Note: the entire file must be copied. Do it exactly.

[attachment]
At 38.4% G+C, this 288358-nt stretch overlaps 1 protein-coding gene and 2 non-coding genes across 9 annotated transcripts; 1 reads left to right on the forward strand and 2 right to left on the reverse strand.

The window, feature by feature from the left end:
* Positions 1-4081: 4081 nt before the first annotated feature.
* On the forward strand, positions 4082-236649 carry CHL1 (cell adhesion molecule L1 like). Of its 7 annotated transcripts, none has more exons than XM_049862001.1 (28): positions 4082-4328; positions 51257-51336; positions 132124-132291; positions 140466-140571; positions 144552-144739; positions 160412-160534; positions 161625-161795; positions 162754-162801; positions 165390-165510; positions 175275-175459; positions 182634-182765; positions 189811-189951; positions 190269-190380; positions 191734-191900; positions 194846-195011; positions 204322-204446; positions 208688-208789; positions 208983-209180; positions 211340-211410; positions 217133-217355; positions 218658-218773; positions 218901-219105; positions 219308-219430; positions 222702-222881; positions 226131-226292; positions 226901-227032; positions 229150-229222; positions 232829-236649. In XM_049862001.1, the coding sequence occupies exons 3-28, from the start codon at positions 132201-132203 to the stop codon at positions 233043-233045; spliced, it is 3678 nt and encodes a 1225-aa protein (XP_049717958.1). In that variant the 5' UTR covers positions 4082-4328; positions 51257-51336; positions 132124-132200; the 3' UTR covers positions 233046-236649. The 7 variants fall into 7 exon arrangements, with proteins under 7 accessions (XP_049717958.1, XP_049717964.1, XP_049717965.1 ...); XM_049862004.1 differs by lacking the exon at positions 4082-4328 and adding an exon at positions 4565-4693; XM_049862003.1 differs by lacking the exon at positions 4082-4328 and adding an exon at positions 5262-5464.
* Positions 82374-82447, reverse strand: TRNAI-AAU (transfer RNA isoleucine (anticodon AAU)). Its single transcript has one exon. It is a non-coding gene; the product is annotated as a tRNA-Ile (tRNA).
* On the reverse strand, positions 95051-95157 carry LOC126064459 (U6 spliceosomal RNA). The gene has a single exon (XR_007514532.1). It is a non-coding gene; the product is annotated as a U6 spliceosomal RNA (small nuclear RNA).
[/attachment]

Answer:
At 38.4% G+C, this 288358-nt stretch overlaps 1 protein-coding gene and 2 non-coding genes across 9 annotated transcripts; 1 reads left to right on the forward strand and 2 right to left on the reverse strand.

The window, feature by feature from the left end:
* Positions 1-4081: 4081 nt before the first annotated feature.
* On the forward strand, positions 4082-236649 carry CHL1 (cell adhesion molecule L1 like). Of its 7 annotated transcripts, none has more exons than XM_049862001.1 (28): positions 4082-4328; positions 51257-51336; positions 132124-132291; positions 140466-140571; positions 144552-144739; positions 160412-160534; positions 161625-161795; positions 162754-162801; positions 165390-165510; positions 175275-175459; positions 182634-182765; positions 189811-189951; positions 190269-190380; positions 191734-191900; positions 194846-195011; positions 204322-204446; positions 208688-208789; positions 208983-209180; positions 211340-211410; positions 217133-217355; positions 218658-218773; positions 218901-219105; positions 219308-219430; positions 222702-222881; positions 226131-226292; positions 226901-227032; positions 229150-229222; positions 232829-236649. In XM_049862001.1, the coding sequence occupies exons 3-28, from the start codon at positions 132201-132203 to the stop codon at positions 233043-233045; spliced, it is 3678 nt and encodes a 1225-aa protein (XP_049717958.1). In that variant the 5' UTR covers positions 4082-4328; positions 51257-51336; positions 132124-132200; the 3' UTR covers positions 233046-236649. The 7 variants fall into 7 exon arrangements, with proteins under 7 accessions (XP_049717958.1, XP_049717964.1, XP_049717965.1 ...); XM_049862004.1 differs by lacking the exon at positions 4082-4328 and adding an exon at positions 4565-4693; XM_049862003.1 differs by lacking the exon at positions 4082-4328 and adding an exon at positions 5262-5464.
* Positions 82374-82447, reverse strand: TRNAI-AAU (transfer RNA isoleucine (anticodon AAU)). Its single transcript has one exon. It is a non-coding gene; the product is annotated as a tRNA-Ile (tRNA).
* On the reverse strand, positions 95051-95157 carry LOC126064459 (U6 spliceosomal RNA). The gene has a single exon (XR_007514532.1). It is a non-coding gene; the product is annotated as a U6 spliceosomal RNA (small nuclear RNA).